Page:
Ten per cent increase in people entering treatment for cocaine

The number of people starting treatment for powder cocaine issues increased by 10 per cent in 2022-23, from 21,298 to 23,529, according to the latest treatment statistics from OHID. The previous peak number was 21,396 in 2019-20.

The headline figure is for powder cocaine use, but there are also increases in treatment for crack cocaine and ketamine.

There has also been rise in the number of people entering treatment for crack – both those using crack with opiates (from 18,832 to 20,158) and without opiates (4,711 to 5,444). The increase comes after two years of declining figures.

Overall there were 290,635 adults in contact with drug and alcohol treatment services in 2022-23, slightly up from the previous year’s figure of 289,215. However the number of people entering treatment was higher than for the last two years, at 137,749 compared to 130,490 and 133,704. As in previous years, almost half of people in treatment were there for problems with opiates, with those in treatment for alcohol alone making up the next largest group, at 30 per cent.

The number of people entering treatment for problems with benzodiazepines dropped by 6 per cent to 3,620, after increasing every year since 2018-19. The number entering treatment for cannabis was up by 2 per cent, however, to 28,845, and more than 2,000 entered treatment for problems with ketamine – five times the total from less than a decade ago.

Just over 127,000 people exited the treatment system in 2022-23, with almost half having successfully completed their treatment. However, the number of people who died while in contact with treatment services was 4,166, up more than 10 per cent on the previous year.

Just under 68 per cent of people in treatment overall were male and just over 32 per cent female. Sixty per cent were over 40, an almost 10 per cent increase since 2016-17, with the number of under-30-year-olds in treatment for opiates standing at just 5 per cent.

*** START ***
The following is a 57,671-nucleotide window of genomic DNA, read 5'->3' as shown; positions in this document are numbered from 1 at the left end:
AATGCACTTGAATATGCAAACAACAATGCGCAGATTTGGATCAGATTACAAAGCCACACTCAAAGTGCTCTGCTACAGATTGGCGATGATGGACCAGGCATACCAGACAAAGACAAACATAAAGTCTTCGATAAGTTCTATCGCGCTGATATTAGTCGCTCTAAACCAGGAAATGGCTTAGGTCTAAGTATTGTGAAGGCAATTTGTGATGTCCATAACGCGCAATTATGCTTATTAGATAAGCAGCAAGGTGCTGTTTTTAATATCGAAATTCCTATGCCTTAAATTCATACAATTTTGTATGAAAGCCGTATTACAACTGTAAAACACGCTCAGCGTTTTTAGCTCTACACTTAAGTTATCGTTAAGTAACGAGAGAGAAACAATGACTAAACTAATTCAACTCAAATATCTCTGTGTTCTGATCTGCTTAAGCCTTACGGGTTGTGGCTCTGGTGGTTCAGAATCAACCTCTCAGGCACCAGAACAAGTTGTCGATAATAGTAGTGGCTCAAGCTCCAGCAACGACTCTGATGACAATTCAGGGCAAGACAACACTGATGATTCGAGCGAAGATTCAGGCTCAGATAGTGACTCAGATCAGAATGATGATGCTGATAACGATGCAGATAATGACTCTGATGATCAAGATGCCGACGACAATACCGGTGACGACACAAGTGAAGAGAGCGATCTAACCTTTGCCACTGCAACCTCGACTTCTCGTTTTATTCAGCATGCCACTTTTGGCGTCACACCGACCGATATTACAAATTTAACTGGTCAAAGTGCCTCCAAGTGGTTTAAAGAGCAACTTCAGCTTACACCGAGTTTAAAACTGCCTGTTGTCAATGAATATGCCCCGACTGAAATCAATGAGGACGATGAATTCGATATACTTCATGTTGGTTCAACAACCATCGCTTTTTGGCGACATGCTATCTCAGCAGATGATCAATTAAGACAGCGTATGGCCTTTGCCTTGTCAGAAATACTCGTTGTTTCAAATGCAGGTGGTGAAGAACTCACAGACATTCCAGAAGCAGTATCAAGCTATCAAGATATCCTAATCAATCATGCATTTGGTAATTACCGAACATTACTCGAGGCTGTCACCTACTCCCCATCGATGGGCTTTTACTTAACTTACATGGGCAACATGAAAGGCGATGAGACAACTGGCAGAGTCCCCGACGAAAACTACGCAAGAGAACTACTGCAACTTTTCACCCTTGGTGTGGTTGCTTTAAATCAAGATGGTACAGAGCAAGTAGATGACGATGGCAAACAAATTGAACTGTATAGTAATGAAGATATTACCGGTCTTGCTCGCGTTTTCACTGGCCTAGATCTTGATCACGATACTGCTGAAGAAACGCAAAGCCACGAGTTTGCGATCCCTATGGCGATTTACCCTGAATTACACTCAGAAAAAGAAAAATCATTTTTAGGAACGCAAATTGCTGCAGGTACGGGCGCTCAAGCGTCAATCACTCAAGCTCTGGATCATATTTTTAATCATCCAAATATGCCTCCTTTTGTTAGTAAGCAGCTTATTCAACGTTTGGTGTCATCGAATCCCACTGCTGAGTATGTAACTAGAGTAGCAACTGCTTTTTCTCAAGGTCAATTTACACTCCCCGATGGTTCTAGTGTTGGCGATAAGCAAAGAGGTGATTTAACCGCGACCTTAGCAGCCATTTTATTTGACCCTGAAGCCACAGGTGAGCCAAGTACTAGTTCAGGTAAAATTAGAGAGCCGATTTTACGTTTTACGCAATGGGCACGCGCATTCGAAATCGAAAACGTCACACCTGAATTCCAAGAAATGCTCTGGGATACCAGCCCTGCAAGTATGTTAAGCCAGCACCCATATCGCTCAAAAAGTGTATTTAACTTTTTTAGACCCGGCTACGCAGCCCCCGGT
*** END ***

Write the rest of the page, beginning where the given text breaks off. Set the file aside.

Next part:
Homelessness looms large, especially for the opiate treatment group.

More than two thirds of people in treatment reported having a mental health treatment need, which is broadly similar to last year but a substantial increase from 2018-19 when the figure was just over half. A fifth of people starting treatment said they had no home of their own – with the highest proportion among the opiate treatment group, at 37 per cent –while just under ten per cent said they were at risk of homelessness in the next eight weeks.

More than 40,000 people said they’d smoked tobacco in the month before starting treatment – 49 per cent, compared to smoking rates in the general population of 14 per cent for men and ten per cent for women. However less than 5 per cent said they’d been offered a referral for smoking cessation.

Very few treatment clients are being offered smoking cessation, despite the high number of smokers.

The latest drug misuse statistics from the Crime Survey for England and Wales have also been published, showing that around 9.5 per cent of 16 to 59-year-olds used an illicit drug in 2022-23. While there was no statistically significant change compared to the figures for the year ending March 2020, levels of use were up by 8 per cent on a decade ago, including more than 6 per cent for cannabis and 2.5 per cent for class A drugs.

Around 770,000 people said they’d taken drugs more than once a month during the last year. The number of 16 to 24-year-olds who reported any drug use was down by more than 20 per cent on the year ending March 2020, however – largely the result of falls in cannabis use – although this age group still had the highest prevalence of drug use overall.

Adult substance misuse treatment statistics 2022 to 2023: report here

Drug misuse in England and Wales: year ending March 2023 here


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